In September 2009 in the midst of a review of branch stacking in the Labor Party I wrote that: “If the new cultural elite succeed in narrowing the party’s base, the ALP will lose its relevance as a broad-based party representing working people and their interests.”

Eleven years on and the Labor Party has just gone through yet another branch stacking review following the public airing of the shocking behaviour of Adem Somyurek and others who allegedly were involved in practices that have no place in the Labor Party.

Labor appointed party elders, Steve Bracks and Jenny Macklin, to conduct a review and then the national executive adopted all 34 recommendations.

The outcome of the review was that 1700 memberships were revoked and new rules requiring payment by traceable means and no cash were adopted. This resulted in a further 4000 mainly ethnic background members not renewing.

I think the majority of these members were genuine but were upset they could not go to their branch secretary and renew their membership as they had always done.

It is no exaggeration to say that the new-look party is now even more dominated by the inner city, politically correct, cultural elite. It is this elite that pushes the Labor Party into Green-Left ideological stances.

READ MORE: The link between branch stacking and the “people’s will”

The Liberal Party also recently conducted its own purge of 170 mostly Mormon, religious conservative and Indian memberships that were said to be branch-stacked. Of course, the Liberal Party has never really wanted to attract non English-speaking migrants and many of its policies, especially in relation to refugees, are antithetical to them.

What does this all mean and why should we care?

What it means is that the culture in both political parties is moving to a much narrower membership base in both ethnic and social class terms. This cannot be good for our political system.

The Liberal Party will continue to represent and be occupied by a narrow middle and upper middle class, mainly non ethnic membership. The creation of more seats with high proportions of ethnic voters in the coming state electoral redistribution, together with the Liberal Party’s narrow membership base, will ensure it stays in the political wilderness.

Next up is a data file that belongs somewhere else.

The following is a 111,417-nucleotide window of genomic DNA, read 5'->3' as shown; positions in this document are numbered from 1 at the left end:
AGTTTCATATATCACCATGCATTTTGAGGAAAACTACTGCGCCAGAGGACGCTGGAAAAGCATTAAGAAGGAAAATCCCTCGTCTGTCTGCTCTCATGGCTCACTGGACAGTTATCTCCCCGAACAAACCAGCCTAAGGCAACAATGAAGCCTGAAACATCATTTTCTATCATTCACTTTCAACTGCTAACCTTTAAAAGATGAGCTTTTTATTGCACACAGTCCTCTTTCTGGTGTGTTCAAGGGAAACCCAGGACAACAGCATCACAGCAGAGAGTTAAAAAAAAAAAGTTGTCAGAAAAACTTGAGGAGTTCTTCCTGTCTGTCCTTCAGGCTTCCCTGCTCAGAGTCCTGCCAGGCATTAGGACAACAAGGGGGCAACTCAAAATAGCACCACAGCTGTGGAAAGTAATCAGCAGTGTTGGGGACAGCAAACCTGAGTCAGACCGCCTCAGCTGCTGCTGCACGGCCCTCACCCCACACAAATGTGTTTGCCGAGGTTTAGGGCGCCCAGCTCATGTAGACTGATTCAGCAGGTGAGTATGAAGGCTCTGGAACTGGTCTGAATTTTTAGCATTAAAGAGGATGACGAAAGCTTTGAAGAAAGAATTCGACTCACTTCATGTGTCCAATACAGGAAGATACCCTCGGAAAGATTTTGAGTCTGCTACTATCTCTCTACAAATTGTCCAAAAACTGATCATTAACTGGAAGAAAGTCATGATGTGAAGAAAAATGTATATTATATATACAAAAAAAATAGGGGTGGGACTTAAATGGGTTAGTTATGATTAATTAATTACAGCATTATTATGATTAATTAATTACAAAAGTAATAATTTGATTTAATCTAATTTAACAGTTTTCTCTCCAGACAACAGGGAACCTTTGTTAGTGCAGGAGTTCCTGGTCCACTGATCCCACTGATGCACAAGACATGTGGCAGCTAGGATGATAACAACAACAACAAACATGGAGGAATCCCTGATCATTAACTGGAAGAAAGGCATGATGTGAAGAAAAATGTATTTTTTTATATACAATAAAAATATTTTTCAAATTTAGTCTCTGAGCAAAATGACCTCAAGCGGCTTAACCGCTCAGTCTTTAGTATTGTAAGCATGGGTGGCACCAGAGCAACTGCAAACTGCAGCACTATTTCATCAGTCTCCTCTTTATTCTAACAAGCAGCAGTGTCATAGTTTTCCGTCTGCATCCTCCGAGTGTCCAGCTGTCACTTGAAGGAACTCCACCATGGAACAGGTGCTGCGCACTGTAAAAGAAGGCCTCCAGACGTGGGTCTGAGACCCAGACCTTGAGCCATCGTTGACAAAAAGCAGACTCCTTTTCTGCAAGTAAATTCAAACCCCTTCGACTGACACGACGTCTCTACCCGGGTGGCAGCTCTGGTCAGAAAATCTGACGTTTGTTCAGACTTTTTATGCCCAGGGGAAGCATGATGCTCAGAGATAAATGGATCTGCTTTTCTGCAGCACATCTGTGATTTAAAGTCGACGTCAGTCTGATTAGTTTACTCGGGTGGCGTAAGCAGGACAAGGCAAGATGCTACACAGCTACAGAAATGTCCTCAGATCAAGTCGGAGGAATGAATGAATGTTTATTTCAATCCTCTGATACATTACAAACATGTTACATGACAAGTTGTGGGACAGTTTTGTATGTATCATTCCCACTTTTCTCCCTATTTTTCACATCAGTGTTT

Meanwhile, Labor is increasingly becoming the party of the politically correct Green/Left elite. Hitherto, this group was kept in check by a combination of blue-collar members including the unions that represent them and a large group of ethnic members who were attracted by Labor’s promise of providing opportunities for them and their families.

The new rule changes will cement the takeover of the party by the politically correct elite. Ultimately, this will make Labor less representative and less electable.

The Bracks/Macklin report has set a goal of 20,000 members within four years — almost double the new low level. This is unachievable given the unwelcoming obstacles to people of ethnic background.

Better still, why not introduce family memberships to promote new younger members in the same family getting involved?

To purge the ALP of its ethnic membership is to deny its historic mission in representing the disadvantaged and the excluded.

READ MORE: Understanding Labor’s branch stacking, and why it is a problem for the whole party

It discounts the unique enriching perspectives and contributions of such members.

It undercuts the promise of diverse parliamentary representation through grassroots mobilisation. Being a political staffer or Labor lawyer will be a far more efficient pathway to parliament.

The Andrews government will win the next election partly because the O’Brien Opposition with its narrow base does not appeal to ethnic groups, blue-collar battlers or even the educated elite.

But sooner or later Labor will pay a price for its shift to a narrower membership base.

At the federal level, Labor under Anthony Albanese is already losing support among blue-collar/manufacturing workers and Australians struggling in the suburbs. The new rule changes mean the party’s ethnic base feels abandoned and unwelcome.

If, as a result, the inner-city elite gains a new dominance in policy formulation, this will further ensure federal Labor’s electoral loss.

Theo Theophanous is a commentator and former Victorian Labor Minister